Edvard Grieg Piano Concerto in A minor with sheet music.
Composer: Edvard Hagerup Grieg (15 June 1843 — 4 September 1907) – Orchestra: New Philharmonia Orchestra – Conductor: Rafael Frühbeck de Burgos – Soloist: Arturo Benedetti Michelangeli – Year of recording: 1965 (live) Piano Concerto in A minor, Op. 16, written in 1868.
00:00 – I. Allegro molto moderato
11:59 – II. Adagio – attacca
18:04 – III. Allegro moderato molto e marcato
Edvard Hagerup Grieg 15 June 1843 – 4 September 1907) was a Norwegian composer and pianist. He is widely considered one of the leading Romantic era composers, and his music is part of the standard classical repertoire worldwide. His use and development of Norwegian folk music in his own compositions brought the music of Norway to international consciousness, as well as helping to develop a national identity, much as Jean Sibelius did in Finland and Bedřich Smetana did in Bohemia.
Grieg is the most celebrated person from the city of Bergen, with numerous statues depicting his image, and many cultural entities named after him: the city’s largest concert building (Grieg Hall), its most advanced music school (Grieg Academy) and its professional choir (Edvard Grieg Kor). The Edvard Grieg Museum at Grieg’s former home Troldhaugen is dedicated to his legacy.
Grieg also composed the incidental music for Henrik Ibsen‘s play Peer Gynt, which includes the famous excerpt titled, “In the Hall of the Mountain King“. In this piece of music, the adventures of the anti-hero, Peer Gynt, are related, including the episode in which he steals a bride at her wedding. The angry guests chase him, and Peer falls, hitting his head on a rock. He wakes up in a mountain surrounded by trolls. The music of “In the Hall of the Mountain King” represents the angry trolls taunting Peer and gets louder each time the theme repeats. The music ends with Peer escaping from the mountain.
In an 1874 letter to his friend Frants Beyer, Grieg expressed his unhappiness with Dance of the Mountain King’s Daughter, one of the movements he composed for Peer Gynt, writing “I have also written something for the scene in the hall of the mountain King – something that I literally can’t bear listening to because it absolutely reeks of cow-pies, exaggerated Norwegian nationalism, and trollish self-satisfaction! But I have a hunch that the irony will be discernible.”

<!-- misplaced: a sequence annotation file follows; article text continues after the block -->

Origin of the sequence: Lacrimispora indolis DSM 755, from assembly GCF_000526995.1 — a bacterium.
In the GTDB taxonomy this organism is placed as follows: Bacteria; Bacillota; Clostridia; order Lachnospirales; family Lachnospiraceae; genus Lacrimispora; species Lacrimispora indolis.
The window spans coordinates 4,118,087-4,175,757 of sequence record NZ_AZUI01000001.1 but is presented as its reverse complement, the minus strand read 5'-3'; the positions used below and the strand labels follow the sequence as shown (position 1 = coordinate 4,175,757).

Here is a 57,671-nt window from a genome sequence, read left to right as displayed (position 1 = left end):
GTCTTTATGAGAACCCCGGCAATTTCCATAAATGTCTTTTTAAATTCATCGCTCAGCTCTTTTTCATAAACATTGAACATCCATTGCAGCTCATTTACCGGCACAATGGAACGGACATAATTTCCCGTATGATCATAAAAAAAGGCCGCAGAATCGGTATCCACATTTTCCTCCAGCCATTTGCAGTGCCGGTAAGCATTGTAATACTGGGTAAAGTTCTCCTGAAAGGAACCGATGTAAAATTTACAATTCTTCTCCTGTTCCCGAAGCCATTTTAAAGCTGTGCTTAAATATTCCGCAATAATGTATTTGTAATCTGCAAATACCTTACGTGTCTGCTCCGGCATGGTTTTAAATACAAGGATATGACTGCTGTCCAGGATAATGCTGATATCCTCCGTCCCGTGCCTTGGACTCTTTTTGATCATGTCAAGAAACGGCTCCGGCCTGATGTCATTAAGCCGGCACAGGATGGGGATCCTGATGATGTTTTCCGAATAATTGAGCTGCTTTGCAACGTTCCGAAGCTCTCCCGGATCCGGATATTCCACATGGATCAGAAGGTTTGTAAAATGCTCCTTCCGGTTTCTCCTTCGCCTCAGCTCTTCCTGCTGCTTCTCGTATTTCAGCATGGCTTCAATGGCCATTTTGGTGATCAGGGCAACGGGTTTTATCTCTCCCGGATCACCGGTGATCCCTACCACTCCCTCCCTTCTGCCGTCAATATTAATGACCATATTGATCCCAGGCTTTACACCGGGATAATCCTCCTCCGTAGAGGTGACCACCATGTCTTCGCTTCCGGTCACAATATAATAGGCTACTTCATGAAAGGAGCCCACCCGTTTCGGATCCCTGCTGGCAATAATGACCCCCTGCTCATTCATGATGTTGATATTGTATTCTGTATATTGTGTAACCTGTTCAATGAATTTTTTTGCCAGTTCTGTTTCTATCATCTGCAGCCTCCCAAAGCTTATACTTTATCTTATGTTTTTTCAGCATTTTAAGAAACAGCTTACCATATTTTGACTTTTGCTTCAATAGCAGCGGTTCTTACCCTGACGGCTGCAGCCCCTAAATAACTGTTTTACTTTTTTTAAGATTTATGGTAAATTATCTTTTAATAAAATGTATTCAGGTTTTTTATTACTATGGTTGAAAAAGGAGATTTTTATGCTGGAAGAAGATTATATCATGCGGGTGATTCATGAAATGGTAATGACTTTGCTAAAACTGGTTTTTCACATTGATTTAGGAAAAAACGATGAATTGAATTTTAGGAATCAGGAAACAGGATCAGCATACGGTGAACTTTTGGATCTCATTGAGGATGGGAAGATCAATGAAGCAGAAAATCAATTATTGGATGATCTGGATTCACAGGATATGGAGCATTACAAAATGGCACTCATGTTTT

Grieg’s Holberg Suite was originally written for the piano, and later arranged by the composer for string orchestra. Grieg wrote songs in which he set lyrics by poets Heinrich Heine, Johann Wolfgang von Goethe, Henrik Ibsen, Hans Christian Andersen, Rudyard Kipling and others. Russian composer Nikolai Myaskovsky used a theme by Grieg for the variations with which he closed his Third String Quartet. Norwegian pianist Eva Knardahl recorded the composer’s complete piano music on 13 LPs for BIS Records from 1977 to 1980. The recordings were reissued in 2006 on 12 compact discs, also on BIS Records. Grieg himself recorded many of these piano works before his death in 1907.
The Piano Concerto
– The concerto opens with a drum-roll and solo flourish, after which the winds play a simple, unsophisticated main theme that the piano preempts, and embroiders at length, Allegro, molto moderato. The cello subject (più lento — a little slower) is contrasting “soulful.” Trumpets usher in the development, and later on the reprise. A solo cadenza comes just before the end.
– In the second movement, the key shifts from A minor to D flat major. This structurally uncomplicated Adagio in 3/8 time begins introspectively with muted strings. The piano rhapsodizes until a dramatically angular version of the main theme shatters the mood.
– Eventually, calm is restored, and a quiet ending leads without pause to the third movement another quick-but-not-too-quick movement in A minor, additionally marked marcato, whose structure combines sonata and rondo. The piano introduces a main theme based on the 2/4 rhythm of a Norwegian folk dance, the halling. The second subject is quirkier and more elaborate but no less folk-like. The solo flute initiates a tranquil episode, after which the main theme returns for extended development. A short solo cadenza precedes Grieg’s long-delayed transition from minor to major for yet another dance, this one in 3/4 time at an accelerated tempo. During a final cadenza, Lisztian bravura blows away any lingering traces of Schumann.
List of selected works
Main article: List of compositions by Edvard Grieg
- Piano Sonata in E minor, Op. 7
- Violin Sonata No. 1 in F major, Op. 8
- Concert Overture In Autumn, Op. 11
- Violin Sonata No. 2 in G major, Op. 13
- Piano Concerto in A minor, Op. 16
- Incidental music to Bjørnstjerne Bjørnson‘s play Sigurd Jorsalfar, Op. 22
- Incidental music to Henrik Ibsen’s play Peer Gynt, Op. 23
- Ballade in the Form of Variations on a Norwegian Folk Song in G minor, Op. 24
- String Quartet in G minor, Op. 27
- Two Elegiac Melodies for strings or piano, Op. 34
- Four Norwegian Dances for piano four hands, Op. 35 (better known in orchestrations by Hans Sitt and others)
- Cello Sonata in A minor, Op. 36
- Holberg Suite for piano, later arr. for string orchestra, Op. 40
- Violin Sonata No. 3 in C minor, Op. 45
- Peer Gynt Suite No. 1, Op. 46
- Lyric Suite for orchestra, Op. 54 (orchestration of four Lyric Pieces)
- Peer Gynt Suite No. 2, Op. 55
- Four Symphonic Dances for piano, later arr. for orchestra, Op. 64
- Haugtussa Song Cycle after Arne Garborg, Op. 67
- Sixty-six Lyric Pieces for piano in ten books, Opp. 12, 38, 43, 47, 54, 57, 62, 65, 68 and 71, including: Arietta, To the Spring, Little Bird, Butterfly, Notturno, Wedding Day at Troldhaugen, At Your Feet, Longing For Home, March of the Dwarfs, Poème érotique and Gone.
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